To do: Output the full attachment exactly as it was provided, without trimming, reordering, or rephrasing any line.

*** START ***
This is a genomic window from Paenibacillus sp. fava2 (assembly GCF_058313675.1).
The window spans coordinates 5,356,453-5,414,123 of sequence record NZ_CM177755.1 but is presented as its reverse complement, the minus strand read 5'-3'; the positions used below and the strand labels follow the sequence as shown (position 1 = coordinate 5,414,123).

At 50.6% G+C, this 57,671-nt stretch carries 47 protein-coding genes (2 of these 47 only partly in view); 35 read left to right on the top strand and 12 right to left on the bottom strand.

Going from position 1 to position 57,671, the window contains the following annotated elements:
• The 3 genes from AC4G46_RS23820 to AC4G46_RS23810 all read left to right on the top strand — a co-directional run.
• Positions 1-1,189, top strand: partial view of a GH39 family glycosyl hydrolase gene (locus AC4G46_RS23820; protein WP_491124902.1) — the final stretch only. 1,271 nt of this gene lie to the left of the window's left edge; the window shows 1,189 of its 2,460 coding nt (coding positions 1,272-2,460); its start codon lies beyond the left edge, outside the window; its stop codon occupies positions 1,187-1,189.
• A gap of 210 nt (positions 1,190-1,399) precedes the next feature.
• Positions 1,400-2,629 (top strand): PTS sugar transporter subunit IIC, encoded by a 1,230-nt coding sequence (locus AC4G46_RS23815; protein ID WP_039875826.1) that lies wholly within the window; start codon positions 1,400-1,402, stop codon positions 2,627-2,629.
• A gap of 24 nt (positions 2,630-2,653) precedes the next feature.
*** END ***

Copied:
This is a genomic window from Paenibacillus sp. fava2 (assembly GCF_058313675.1).
The window spans coordinates 5,356,453-5,414,123 of sequence record NZ_CM177755.1 but is presented as its reverse complement, the minus strand read 5'-3'; the positions used below and the strand labels follow the sequence as shown (position 1 = coordinate 5,414,123).

At 50.6% G+C, this 57,671-nt stretch carries 47 protein-coding genes (2 of these 47 only partly in view); 35 read left to right on the top strand and 12 right to left on the bottom strand.

Going from position 1 to position 57,671, the window contains the following annotated elements:
• The 3 genes from AC4G46_RS23820 to AC4G46_RS23810 all read left to right on the top strand — a co-directional run.
• Positions 1-1,189, top strand: partial view of a GH39 family glycosyl hydrolase gene (locus AC4G46_RS23820; protein WP_491124902.1) — the final stretch only. 1,271 nt of this gene lie to the left of the window's left edge; the window shows 1,189 of its 2,460 coding nt (coding positions 1,272-2,460); its start codon lies beyond the left edge, outside the window; its stop codon occupies positions 1,187-1,189.
• A gap of 210 nt (positions 1,190-1,399) precedes the next feature.
• Positions 1,400-2,629 (top strand): PTS sugar transporter subunit IIC, encoded by a 1,230-nt coding sequence (locus AC4G46_RS23815; protein ID WP_039875826.1) that lies wholly within the window; start codon positions 1,400-1,402, stop codon positions 2,627-2,629.
• A gap of 24 nt (positions 2,630-2,653) precedes the next feature.